A boarding school in the highlands of Kenya has seen standards improve across the English curriculum after introducing Accelerated Reader.

Accelerated Reader has helped the school to tap into a latent enthusiasm for reading and learning, making reading practice more purposeful and improving results. As Shirley Rogers, the school’s library manager and AR project leader, explains, there was a good culture of reading, but the pupils’ reading ages and general levels of English did not reflect this”.

Shirley and the team used AR to develop the reading culture at St Andrew’s and to introduce rewards and incentives for reading. “We have a bookworm target chart and award ‘millionaires’ certificates for those reading over a million words. There is a great deal of competition, especially among the boys, to get high marks and earn points. This is also because we have introduced our own Reading Awards which are based on earning points and achieving above 85% on quizzes.”

Staff have been surprised by how significant an impact AR has had on the school. “When we started in September, I promised the pupils a celebration cake when we reached 10 million words. I thought it would take most of the term. We had our cake before half term!” Students are still motivated once the initial targets are reached, too: they have now reached 100 million words.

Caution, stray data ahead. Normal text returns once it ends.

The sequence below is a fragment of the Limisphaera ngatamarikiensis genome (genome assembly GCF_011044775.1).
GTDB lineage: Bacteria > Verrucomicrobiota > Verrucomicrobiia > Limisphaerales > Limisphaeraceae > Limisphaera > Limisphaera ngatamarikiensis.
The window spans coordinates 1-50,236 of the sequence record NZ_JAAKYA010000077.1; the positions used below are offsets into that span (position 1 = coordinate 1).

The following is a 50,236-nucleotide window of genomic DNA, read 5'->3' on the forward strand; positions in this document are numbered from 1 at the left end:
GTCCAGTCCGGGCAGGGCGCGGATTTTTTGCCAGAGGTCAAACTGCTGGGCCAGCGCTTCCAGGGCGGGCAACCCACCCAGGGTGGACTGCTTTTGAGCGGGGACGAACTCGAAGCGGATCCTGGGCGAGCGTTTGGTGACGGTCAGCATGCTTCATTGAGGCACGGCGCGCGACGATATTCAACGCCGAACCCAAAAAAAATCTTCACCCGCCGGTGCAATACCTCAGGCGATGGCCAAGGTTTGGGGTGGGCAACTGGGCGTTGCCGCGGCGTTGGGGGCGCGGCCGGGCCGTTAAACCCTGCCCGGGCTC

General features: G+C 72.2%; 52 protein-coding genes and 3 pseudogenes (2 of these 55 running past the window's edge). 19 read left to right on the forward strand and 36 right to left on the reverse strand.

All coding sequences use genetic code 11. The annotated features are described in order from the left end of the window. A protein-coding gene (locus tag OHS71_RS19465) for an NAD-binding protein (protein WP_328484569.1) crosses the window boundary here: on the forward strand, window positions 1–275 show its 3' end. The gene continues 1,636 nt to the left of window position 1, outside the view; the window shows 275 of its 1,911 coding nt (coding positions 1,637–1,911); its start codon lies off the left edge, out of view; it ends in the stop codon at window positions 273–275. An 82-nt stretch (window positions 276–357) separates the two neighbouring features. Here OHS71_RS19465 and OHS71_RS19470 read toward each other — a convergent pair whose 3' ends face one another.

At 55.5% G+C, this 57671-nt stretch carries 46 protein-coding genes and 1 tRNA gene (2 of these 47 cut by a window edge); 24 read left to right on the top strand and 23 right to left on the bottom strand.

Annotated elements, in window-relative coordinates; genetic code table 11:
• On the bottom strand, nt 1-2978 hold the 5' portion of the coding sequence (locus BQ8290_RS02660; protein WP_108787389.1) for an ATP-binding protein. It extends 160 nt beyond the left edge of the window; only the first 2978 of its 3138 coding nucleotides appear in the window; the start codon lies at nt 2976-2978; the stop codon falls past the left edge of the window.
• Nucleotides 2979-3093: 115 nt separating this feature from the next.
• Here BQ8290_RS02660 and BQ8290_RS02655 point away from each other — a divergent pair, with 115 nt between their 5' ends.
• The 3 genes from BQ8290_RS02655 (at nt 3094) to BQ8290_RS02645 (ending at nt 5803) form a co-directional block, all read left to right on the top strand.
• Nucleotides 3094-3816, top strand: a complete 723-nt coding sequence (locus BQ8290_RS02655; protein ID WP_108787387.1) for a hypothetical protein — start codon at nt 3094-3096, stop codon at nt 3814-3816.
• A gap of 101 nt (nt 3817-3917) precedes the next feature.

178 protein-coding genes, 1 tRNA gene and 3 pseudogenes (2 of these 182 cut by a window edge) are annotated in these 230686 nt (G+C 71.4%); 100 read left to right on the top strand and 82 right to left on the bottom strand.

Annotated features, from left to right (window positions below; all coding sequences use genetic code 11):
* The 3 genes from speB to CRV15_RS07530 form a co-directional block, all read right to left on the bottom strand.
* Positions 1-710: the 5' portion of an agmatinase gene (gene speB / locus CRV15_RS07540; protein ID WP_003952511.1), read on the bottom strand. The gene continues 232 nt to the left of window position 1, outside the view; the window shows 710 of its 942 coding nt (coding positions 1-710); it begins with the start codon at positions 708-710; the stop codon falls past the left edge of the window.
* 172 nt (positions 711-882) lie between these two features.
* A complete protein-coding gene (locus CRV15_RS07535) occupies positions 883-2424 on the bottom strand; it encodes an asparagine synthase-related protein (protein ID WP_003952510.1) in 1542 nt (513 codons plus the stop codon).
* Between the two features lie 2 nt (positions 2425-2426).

“The library is definitely busier and the books are getting worn out much quicker! Students choose their books confidently and are much more willing to try reading a range of authors rather than stick to their favourite one or two.” Students have been seen reading more in their free time, choosing to read for pleasure in addition to timetabled library sessions.

As well as boosting the culture of reading at St Andrew’s, AR has helped to improve standards in the wider curriculum. Regular purposeful reading practice has been found to equip students with the comprehension skills they need to succeed in other subjects, and this has certainly been the case at St Andrew’s. “Reading standards have definitely improved and the English department in particular has noticed that the children who make the most of AR have improved their marks both in comprehension and writing.”

Share this post